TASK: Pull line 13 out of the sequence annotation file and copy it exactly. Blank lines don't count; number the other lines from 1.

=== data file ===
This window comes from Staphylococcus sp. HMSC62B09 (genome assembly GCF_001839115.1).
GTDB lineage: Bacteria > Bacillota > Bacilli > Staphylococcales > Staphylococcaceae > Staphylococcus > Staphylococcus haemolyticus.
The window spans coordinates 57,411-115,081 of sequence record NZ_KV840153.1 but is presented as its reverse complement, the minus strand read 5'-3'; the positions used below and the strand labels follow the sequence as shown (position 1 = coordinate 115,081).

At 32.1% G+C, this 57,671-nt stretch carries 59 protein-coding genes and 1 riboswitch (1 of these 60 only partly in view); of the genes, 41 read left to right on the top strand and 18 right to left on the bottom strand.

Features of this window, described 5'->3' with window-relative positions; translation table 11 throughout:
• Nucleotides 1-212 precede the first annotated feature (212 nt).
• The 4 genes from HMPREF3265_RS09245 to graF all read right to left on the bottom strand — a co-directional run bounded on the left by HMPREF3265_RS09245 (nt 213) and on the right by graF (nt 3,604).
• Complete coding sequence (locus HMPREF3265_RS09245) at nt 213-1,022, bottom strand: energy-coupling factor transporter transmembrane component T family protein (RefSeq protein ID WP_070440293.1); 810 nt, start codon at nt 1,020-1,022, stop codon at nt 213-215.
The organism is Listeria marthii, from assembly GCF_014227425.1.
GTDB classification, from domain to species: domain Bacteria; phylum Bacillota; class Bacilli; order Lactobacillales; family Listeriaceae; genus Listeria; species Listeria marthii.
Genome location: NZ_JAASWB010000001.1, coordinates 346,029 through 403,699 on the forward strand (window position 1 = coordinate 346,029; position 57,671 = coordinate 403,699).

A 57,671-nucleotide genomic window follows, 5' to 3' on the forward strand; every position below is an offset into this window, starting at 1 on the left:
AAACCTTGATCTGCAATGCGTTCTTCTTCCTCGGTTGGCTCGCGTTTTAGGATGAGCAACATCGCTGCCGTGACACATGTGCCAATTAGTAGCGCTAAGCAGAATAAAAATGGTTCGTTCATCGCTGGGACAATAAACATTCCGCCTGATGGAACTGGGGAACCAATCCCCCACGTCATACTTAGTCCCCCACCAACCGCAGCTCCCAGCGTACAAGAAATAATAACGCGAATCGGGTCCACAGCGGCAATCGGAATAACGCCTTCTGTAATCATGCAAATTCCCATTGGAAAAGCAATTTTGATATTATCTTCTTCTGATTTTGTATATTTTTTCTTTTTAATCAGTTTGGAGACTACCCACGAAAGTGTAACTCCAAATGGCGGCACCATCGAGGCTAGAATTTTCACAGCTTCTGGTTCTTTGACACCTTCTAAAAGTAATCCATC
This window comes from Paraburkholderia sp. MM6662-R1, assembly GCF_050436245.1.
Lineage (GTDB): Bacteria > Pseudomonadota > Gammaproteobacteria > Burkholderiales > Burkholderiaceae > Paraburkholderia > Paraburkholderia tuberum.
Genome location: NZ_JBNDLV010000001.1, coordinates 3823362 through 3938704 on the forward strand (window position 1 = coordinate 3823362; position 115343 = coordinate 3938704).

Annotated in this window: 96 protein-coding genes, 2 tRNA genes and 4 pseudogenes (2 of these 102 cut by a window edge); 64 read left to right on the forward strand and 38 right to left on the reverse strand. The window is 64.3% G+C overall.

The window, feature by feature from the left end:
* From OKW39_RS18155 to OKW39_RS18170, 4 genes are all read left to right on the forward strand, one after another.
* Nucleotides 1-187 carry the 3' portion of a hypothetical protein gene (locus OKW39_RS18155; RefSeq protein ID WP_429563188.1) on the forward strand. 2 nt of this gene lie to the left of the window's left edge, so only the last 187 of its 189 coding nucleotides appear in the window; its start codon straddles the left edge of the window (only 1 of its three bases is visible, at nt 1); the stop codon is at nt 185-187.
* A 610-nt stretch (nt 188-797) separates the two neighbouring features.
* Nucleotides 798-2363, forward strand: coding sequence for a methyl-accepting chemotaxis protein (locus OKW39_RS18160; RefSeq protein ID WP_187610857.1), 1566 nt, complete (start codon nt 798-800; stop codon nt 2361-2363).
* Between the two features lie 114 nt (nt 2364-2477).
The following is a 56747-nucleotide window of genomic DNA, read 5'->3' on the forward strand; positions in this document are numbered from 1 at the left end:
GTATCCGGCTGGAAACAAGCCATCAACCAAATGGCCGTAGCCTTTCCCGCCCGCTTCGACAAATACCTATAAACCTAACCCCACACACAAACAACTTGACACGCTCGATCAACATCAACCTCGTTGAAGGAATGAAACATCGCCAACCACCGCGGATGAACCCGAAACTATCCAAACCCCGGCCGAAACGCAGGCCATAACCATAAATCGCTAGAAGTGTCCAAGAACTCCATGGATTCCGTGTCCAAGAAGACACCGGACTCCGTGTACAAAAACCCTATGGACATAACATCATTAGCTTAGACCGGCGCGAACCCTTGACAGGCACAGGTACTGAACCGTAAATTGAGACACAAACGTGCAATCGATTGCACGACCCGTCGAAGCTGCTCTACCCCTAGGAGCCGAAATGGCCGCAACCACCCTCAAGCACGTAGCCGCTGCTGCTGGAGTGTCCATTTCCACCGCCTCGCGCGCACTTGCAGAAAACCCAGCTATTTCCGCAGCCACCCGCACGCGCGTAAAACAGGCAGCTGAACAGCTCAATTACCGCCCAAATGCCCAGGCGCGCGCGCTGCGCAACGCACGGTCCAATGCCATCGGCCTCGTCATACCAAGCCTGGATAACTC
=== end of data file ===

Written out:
AAACCTTGATCTGCAATGCGTTCTTCTTCCTCGGTTGGCTCGCGTTTTAGGATGAGCAACATCGCTGCCGTGACACATGTGCCAATTAGTAGCGCTAAGCAGAATAAAAATGGTTCGTTCATCGCTGGGACAATAAACATTCCGCCTGATGGAACTGGGGAACCAATCCCCCACGTCATACTTAGTCCCCCACCAACCGCAGCTCCCAGCGTACAAGAAATAATAACGCGAATCGGGTCCACAGCGGCAATCGGAATAACGCCTTCTGTAATCATGCAAATTCCCATTGGAAAAGCAATTTTGATATTATCTTCTTCTGATTTTGTATATTTTTTCTTTTTAATCAGTTTGGAGACTACCCACGAAAGTGTAACTCCAAATGGCGGCACCATCGAGGCTAGAATTTTCACAGCTTCTGGTTCTTTGACACCTTCTAAAAGTAATCCATC